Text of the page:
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The Divide That Corrupts Us by Ravenclaws United
Chapter 12 : Dead Ends
 
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Written by pennyardelle and beta'd by long_live_luna_bellatrix.




When he arrived at the secluded cottage and found the Lestranges there waiting, Barty breathed a sigh of relief. There were few people in the world that he felt he could trust right now, and the Lestranges—bound to him by what they had inflicted upon the Longbottoms—were among them.

"It's about time," Bellatrix hissed, stepping towards him as he entered the room. "We'd begun to think you weren't coming."

A small magical fire danced in the middle of the room, casting dramatic shadows on the walls. The cottage might once have been a cozy retreat, but it looked and smelled like it had been neglected for several years. Rabastan sat in a saggy armchair on the other side of the fire, and Rodolphus was standing with his arms crossed next to his brother.

"It's not as if I had anywhere else to go," Barty replied.

Bellatrix laughed derisively at this, which seemed an odd reaction, but Barty didn't spend much time dwelling on it—her behaviour was often inexplicable, and they all had more pressing things to worry about at the moment.

"What's the plan?" he asked, addressing the entire group. No one replied immediately. "We have to find a way to keep out of sight until we can find the Dark Lord—and it's not going to be easy. Everyone's after us."

He paused, but was once again met with silence. Rodolphus, whose face was set in an unpleasant expression, exchanged glances with his wife and brother.

A feeling of unease began to creep into Barty's stomach.

"What is it? Have you heard something about the Dark Lord?" he asked, and finally, Rodolphus spoke.

"Listen, kid, we've got to talking, and we think it would be best if the three of us...went our separate ways."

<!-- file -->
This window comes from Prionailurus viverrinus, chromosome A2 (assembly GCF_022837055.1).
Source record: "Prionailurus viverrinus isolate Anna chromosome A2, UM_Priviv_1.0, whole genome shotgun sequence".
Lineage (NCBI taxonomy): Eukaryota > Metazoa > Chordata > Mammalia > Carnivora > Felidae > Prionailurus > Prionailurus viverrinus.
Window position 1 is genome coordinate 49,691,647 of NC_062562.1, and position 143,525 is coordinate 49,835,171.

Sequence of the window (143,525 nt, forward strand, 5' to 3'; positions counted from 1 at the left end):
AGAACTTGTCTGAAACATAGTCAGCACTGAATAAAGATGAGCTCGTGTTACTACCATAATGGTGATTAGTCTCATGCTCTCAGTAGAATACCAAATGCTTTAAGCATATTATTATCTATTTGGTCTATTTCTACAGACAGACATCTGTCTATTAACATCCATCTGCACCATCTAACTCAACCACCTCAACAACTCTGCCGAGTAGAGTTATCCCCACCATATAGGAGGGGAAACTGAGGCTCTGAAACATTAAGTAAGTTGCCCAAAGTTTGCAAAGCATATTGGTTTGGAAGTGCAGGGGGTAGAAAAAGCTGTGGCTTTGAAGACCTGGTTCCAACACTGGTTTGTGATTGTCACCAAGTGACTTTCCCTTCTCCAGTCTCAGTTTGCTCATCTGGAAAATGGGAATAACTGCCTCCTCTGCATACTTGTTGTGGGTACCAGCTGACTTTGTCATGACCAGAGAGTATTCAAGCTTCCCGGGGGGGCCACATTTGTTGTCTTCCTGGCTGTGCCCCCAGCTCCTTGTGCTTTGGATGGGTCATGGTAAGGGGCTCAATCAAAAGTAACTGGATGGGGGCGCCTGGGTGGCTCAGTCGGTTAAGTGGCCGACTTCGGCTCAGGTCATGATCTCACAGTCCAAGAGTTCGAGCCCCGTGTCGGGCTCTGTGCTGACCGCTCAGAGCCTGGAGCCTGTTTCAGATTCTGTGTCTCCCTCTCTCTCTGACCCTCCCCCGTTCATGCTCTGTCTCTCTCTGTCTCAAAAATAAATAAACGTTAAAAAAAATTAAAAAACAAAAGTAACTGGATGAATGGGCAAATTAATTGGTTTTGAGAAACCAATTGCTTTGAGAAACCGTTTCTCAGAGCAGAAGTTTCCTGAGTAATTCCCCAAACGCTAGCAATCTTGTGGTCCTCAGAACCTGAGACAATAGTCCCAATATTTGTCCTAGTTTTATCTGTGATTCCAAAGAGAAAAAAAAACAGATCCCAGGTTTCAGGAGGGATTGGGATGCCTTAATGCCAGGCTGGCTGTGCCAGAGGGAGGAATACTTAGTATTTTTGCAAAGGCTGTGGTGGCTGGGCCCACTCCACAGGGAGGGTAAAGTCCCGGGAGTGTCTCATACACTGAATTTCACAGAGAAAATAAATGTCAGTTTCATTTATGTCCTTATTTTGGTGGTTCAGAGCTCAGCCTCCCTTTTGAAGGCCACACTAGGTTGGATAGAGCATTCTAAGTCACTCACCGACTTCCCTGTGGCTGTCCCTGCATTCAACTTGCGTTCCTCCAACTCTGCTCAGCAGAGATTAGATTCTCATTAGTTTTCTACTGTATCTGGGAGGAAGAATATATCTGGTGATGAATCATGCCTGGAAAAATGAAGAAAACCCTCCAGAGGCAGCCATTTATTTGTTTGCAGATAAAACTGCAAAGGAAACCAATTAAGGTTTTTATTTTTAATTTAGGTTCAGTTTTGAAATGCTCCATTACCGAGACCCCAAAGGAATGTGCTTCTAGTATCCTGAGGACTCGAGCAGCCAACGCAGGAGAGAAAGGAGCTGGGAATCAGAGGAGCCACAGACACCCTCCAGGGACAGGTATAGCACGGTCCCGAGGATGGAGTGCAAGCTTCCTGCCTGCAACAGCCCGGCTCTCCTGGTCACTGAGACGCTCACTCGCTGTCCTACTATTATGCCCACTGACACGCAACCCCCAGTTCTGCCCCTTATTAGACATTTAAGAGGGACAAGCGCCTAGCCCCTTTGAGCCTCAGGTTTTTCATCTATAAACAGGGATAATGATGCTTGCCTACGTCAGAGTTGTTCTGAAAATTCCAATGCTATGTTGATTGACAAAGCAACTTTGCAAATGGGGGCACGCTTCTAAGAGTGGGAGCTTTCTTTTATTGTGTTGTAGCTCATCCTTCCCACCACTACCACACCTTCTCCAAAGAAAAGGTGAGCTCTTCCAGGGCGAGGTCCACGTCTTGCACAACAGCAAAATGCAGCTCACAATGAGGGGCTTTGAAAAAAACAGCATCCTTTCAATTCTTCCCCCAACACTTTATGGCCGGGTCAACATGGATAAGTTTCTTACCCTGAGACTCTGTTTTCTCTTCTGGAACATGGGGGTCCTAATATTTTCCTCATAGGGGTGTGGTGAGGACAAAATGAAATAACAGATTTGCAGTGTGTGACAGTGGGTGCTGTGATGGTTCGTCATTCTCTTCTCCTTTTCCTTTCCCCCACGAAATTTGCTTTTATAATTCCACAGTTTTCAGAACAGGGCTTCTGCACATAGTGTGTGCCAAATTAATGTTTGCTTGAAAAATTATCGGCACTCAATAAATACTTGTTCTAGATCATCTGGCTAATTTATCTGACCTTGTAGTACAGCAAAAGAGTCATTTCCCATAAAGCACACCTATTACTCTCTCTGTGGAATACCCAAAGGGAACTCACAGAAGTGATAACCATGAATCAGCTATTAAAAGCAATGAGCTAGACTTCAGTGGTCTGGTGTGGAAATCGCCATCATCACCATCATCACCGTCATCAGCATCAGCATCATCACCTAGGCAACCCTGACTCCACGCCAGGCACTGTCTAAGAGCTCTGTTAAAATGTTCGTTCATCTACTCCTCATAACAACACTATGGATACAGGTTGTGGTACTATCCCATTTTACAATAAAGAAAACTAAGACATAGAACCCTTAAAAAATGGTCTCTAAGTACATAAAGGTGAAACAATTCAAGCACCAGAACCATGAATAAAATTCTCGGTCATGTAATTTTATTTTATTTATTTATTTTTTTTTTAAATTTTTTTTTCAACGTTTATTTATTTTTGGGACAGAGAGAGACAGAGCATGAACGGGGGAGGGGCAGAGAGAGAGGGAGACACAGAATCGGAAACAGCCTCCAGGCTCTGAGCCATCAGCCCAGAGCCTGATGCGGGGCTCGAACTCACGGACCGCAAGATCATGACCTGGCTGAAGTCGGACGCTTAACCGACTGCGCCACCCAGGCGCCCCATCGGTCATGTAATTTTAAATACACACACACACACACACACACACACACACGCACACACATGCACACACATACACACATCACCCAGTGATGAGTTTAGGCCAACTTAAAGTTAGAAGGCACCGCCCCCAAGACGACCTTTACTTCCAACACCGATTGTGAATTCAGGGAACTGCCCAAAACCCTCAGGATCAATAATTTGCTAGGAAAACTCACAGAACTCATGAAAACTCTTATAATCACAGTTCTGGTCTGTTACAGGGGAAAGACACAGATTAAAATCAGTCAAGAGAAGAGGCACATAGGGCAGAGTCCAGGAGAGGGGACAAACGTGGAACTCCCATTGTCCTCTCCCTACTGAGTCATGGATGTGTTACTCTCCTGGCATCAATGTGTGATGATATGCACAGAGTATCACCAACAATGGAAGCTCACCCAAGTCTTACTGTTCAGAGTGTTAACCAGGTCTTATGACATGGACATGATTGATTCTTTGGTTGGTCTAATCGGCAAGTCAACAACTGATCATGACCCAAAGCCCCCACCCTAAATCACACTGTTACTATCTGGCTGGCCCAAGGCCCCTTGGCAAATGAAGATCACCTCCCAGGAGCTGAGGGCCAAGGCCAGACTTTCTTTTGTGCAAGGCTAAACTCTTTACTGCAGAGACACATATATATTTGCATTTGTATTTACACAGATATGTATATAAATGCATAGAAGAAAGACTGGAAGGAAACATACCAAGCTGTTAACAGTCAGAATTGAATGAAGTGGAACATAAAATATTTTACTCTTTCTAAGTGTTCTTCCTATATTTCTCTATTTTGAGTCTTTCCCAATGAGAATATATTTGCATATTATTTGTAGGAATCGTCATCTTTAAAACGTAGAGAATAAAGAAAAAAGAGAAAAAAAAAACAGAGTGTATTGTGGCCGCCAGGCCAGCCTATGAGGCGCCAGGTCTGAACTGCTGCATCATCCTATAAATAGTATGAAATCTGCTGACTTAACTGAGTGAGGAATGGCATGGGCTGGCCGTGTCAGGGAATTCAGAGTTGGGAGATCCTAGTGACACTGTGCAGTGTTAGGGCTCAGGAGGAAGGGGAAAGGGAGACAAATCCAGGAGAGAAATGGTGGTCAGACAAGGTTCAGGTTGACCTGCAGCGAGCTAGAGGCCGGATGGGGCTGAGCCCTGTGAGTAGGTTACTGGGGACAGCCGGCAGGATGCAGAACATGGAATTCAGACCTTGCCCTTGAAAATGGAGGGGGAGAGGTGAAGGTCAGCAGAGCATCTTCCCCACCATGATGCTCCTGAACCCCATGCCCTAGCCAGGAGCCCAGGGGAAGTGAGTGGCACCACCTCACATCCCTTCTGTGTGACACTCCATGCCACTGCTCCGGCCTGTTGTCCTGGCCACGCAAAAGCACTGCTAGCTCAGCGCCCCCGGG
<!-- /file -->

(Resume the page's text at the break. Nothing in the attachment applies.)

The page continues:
Barty felt as though he'd been punched in the gut. Silence reverberated throughout the room for a few moments.

"I don't see why you'd think that's the best plan," Barty finally said. "As far as I can see, the only way to get out of this is the same way we got into it: together."

Bellatrix laughed again. "What else did you expect? You didn't really think we were going to go on the run with you, did you?"

Barty felt his entire body burn with a mixture of fury and embarrassment.

"Well, why wouldn't I?" he snapped, his voice growing louder against his better efforts to control it. "It's not like I wasn't there with you when it all happened—not like I stood off to the side while the three of you did the dirty work! I was right there beside you, so, yes, I expected we'd be in this together!"

"What a shame," Bellatrix said, her tone far from matching her words. An angry retort was on the verge of escaping Barty's mouth when Rabastan interjected.

"Barty, no one's trying to claim that you weren't there. We saw you torture Frank—and for a long time, too," Rabastan said, sounding almost as if he were accusing Barty, "but the entire country's in an uproar. And you're the son of the Head of the Department of Magical Law Enforcement."

"And I wasn't when you asked me to join the Dark Lord? Or when we went to the Longbottoms' home?" Barty exploded.

"It was different before," Bellatrix said, shrugging. Her nonchalance angered him almost as much as the accusation.